And truly mysterious it was: 1 meter in diameter, this black and shiny object was found by Sebastiao Marques da Costa, who said the ball was hot to the touch. The object appeared to be wrapped in a kind of fibrous metallic-looking material, and Mr. da Costa said he could not determine whether the sphere was simply heated by sunlight or if the heat was a result of the object’s entrance into Earth’s atmosphere.
Shortly after this story was posted, a report on an almost identical incident, which occurred in Australia about a year ago, was published. The object found in Australia looked very similar to the sphere found in Brazil, but seemed much more damaged – the fibers were mostly torn apart and the sphere looked a bit “hairy”. The Australian farmer who had found the object said he had not paid much attention to the sphere until now– “I know a lot about sheep and cattle but I don’t know much about satellites. But I would say it is a fuel cell off some stage of a rocket” – he said.
The answer to the riddle came rather quickly – several people have identified both objects as Composite Overwrapped Pressure Vessels (COPV). These are high pressure containers for inert gases, used by space shuttles and satellites for various space missions. These objects are heavily reinforced – built with carbon fiber or with a Kevlar overcoat, in order to withhold pressure differences between the container’s interior and the exterior. Scientists said this is also the reason the COPVs survived re-entry into Earth’s atmosphere, rather than evaporating into the skies.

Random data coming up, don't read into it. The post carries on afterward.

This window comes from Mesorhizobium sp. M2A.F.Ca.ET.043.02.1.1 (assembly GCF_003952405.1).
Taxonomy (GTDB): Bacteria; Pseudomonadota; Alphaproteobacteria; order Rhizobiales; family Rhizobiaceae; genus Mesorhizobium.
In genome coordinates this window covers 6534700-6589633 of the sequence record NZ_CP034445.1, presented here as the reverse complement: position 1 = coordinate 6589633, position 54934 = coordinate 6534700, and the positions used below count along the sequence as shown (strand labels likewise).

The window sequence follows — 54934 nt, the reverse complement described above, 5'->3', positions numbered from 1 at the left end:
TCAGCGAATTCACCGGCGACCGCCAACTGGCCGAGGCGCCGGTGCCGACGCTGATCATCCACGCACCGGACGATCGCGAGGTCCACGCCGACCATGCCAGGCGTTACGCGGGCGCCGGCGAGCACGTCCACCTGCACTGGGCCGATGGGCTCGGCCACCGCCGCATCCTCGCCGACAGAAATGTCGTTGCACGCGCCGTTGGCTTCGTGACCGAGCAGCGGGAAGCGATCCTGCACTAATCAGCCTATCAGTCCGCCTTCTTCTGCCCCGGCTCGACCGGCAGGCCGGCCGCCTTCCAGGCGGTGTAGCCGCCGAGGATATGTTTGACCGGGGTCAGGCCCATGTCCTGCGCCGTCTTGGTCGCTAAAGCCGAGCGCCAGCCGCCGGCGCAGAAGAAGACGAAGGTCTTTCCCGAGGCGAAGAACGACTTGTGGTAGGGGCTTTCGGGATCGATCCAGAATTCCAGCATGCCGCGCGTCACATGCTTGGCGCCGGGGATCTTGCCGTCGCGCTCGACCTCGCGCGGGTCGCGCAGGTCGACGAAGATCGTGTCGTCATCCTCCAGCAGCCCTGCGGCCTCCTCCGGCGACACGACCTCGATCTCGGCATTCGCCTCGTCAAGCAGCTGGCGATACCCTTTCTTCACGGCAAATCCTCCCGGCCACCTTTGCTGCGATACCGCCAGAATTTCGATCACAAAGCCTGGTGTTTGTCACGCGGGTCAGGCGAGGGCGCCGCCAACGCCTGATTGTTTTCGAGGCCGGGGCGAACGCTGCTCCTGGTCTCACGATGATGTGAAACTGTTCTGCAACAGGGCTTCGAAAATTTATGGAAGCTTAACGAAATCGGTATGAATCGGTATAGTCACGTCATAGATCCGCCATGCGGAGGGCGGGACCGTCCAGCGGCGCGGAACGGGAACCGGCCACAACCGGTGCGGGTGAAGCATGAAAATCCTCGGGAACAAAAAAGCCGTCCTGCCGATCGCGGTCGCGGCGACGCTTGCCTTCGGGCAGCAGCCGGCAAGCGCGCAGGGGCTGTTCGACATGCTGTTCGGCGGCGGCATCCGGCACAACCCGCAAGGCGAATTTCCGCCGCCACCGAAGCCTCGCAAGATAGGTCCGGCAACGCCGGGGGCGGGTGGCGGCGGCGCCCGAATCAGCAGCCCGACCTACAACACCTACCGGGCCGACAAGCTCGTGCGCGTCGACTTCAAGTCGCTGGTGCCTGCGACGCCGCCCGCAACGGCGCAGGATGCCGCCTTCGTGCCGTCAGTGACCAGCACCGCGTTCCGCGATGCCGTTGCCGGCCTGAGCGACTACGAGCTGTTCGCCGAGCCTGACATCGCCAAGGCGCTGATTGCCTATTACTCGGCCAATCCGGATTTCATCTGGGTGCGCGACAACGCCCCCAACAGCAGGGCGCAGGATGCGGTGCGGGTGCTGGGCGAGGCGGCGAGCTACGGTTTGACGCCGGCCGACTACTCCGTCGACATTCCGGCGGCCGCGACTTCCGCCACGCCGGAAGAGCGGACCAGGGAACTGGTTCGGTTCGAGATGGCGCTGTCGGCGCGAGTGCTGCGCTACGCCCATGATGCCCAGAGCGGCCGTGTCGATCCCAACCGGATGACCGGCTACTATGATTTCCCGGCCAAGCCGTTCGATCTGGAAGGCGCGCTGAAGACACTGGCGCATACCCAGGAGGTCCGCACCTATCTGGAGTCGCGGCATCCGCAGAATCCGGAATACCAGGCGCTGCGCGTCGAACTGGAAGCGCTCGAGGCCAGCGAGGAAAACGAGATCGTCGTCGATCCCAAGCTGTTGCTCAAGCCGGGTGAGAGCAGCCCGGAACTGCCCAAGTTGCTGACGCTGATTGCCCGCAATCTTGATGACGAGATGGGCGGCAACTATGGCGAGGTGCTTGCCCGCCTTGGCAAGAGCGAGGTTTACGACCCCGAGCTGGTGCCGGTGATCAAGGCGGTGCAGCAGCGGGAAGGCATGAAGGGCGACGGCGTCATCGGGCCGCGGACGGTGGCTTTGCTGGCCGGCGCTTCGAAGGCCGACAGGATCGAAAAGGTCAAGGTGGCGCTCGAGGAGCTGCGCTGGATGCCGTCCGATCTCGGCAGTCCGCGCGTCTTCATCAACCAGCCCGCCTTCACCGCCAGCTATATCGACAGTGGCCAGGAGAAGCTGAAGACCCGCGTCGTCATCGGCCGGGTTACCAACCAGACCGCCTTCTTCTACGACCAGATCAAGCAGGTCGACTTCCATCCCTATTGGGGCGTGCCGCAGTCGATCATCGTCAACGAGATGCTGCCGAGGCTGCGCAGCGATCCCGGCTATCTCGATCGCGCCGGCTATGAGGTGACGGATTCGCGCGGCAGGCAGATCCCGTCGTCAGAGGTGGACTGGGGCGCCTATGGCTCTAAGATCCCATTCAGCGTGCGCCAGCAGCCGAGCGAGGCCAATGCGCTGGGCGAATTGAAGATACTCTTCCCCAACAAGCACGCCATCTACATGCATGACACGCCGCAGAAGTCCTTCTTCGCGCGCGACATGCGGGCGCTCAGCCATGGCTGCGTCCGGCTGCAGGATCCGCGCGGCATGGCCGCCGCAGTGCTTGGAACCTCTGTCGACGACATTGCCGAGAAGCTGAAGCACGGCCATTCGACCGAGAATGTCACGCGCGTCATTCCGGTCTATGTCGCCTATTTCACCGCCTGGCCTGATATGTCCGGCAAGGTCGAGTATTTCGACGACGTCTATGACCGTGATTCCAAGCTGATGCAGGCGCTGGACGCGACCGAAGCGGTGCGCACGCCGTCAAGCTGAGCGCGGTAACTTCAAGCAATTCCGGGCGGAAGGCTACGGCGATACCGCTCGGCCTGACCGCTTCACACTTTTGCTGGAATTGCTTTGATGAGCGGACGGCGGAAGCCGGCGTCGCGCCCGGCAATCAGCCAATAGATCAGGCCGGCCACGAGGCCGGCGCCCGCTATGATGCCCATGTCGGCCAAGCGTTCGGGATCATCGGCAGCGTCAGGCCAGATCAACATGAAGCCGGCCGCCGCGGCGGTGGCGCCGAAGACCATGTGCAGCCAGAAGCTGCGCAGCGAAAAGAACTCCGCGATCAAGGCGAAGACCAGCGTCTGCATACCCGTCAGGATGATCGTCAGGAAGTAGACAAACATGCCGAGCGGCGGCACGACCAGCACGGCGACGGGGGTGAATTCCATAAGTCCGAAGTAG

Be sure to check out TFOT’s recent article on Tunguska Lake, which was recently identified by Italian scientists as the possible impact crater from the 1908 Tunguska Event. You can also read our coverage of the “space disease”, which broke out in a small village in Peru, following what seemed to be an impact of an object from outer space, causing a minor earthquake in the area.